Eric’s Sign

Two years ago today my husband’s oldest friend Eric died. I’ve written about Eric’s death and its effect on our family before. Last month Eric’s parents hosted a “Musical Ofrenda” at their church in Eric’s honor. Eric was an artist, an art teacher, and a music lover and the evening consisted of examples of all three sides of Eric.

At the end of the evening, Eric’s parents presented the world premiere of an original work of music, they had commissioned: Eric’s Sign. The words came from a note Eric once left on the door of his classroom. It is wonderful advice, and one of my favorite poems.

Eric’s Sign
There will be no lunchtime art until 12:25 pm. If you have recess before 12:25, there is no lunchtime art for you. Instead:

Go outside.
Enjoy life.
Celebrate the unfathomable joy of your youth.
Meditate on the oneness of the universe.
Go forth and create peace.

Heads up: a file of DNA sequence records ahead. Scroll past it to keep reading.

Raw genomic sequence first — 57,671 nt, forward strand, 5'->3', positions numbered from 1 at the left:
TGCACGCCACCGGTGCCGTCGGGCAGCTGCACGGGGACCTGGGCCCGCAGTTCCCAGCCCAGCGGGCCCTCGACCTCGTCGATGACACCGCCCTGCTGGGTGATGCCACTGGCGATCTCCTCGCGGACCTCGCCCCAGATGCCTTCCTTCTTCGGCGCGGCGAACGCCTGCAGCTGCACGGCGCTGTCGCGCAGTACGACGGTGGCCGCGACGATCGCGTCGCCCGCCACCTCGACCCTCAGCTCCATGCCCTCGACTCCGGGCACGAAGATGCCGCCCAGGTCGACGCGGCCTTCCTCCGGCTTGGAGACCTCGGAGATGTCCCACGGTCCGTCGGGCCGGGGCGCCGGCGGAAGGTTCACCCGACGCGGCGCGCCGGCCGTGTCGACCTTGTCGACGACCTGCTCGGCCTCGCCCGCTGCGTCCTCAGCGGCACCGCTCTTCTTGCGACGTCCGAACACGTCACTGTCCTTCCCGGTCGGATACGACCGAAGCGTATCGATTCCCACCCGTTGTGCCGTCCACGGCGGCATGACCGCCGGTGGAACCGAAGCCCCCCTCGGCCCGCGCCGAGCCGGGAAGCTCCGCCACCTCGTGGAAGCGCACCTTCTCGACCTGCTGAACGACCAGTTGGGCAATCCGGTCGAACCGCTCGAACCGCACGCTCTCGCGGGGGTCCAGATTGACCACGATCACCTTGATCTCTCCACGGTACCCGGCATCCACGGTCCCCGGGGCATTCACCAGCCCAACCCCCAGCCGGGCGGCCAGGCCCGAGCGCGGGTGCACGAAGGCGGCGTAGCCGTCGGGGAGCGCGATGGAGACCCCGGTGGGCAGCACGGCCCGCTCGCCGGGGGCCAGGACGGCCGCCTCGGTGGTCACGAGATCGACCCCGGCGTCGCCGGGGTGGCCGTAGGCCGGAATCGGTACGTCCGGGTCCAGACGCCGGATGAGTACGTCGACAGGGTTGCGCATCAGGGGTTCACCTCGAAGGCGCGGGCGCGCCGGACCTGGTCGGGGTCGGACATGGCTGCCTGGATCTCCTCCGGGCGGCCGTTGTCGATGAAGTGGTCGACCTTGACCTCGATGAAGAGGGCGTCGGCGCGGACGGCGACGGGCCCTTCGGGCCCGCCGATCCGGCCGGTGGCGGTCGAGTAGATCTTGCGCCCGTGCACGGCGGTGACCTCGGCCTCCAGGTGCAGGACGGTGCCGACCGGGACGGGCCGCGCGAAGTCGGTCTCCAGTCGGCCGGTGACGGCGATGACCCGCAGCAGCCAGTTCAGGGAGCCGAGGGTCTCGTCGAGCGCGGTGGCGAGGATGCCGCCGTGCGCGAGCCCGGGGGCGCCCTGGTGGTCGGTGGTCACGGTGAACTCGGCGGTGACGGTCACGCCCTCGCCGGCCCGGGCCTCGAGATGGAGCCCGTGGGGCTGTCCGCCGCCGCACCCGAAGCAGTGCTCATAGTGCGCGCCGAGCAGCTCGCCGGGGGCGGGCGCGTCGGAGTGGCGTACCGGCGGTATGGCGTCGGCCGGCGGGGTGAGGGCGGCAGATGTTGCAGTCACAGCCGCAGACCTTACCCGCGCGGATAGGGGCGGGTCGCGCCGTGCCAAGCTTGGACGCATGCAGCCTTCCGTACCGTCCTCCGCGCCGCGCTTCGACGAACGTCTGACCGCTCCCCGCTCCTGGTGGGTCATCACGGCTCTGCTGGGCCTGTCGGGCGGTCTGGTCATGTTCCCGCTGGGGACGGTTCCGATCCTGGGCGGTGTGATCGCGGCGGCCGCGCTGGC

Compliment someone on their exemplary attitude in the face of division, derision, and ignorance.
Show the world how it should be done.
Be charitable.
Do unto others.
Expose foolishness.
Question authority.
Avoid cliques.
And chichés.
Save our resources.
Make a new friend.
Save an insect’s life.
Greet the new day with a song.
Write a five paragraph persuasive essay about how daily art should be the law.
Set the example.
May the force be with you.

-Eric Utech

This entry was posted in Advice I'd Like to Give, Education, Family Life. Bookmark the permalink.

4 Responses to Eric’s Sign

  1. Astreil says:

    Made me cry, Thanks, Marta.

  2. Tracy Roth-Myers says:

    Tears my insides up just reading this….Eric was like a brother to me. He was one of my best friends. I have to share this I was real low one day at
    ETHS and he was there for me. Not too many people like Eric in the world. One of a kind and a true friend. -Tracy.

  3. Silly Sandy says:

    WOW. Thank you for sharing, Marta.

  4. consingas says:

    Reblogged this on blorgons and commented:
    Thoughts of inspiration come seemingly from thin air. Here is a reminder for every day practice, whether in meditation, in solitude, or with others.

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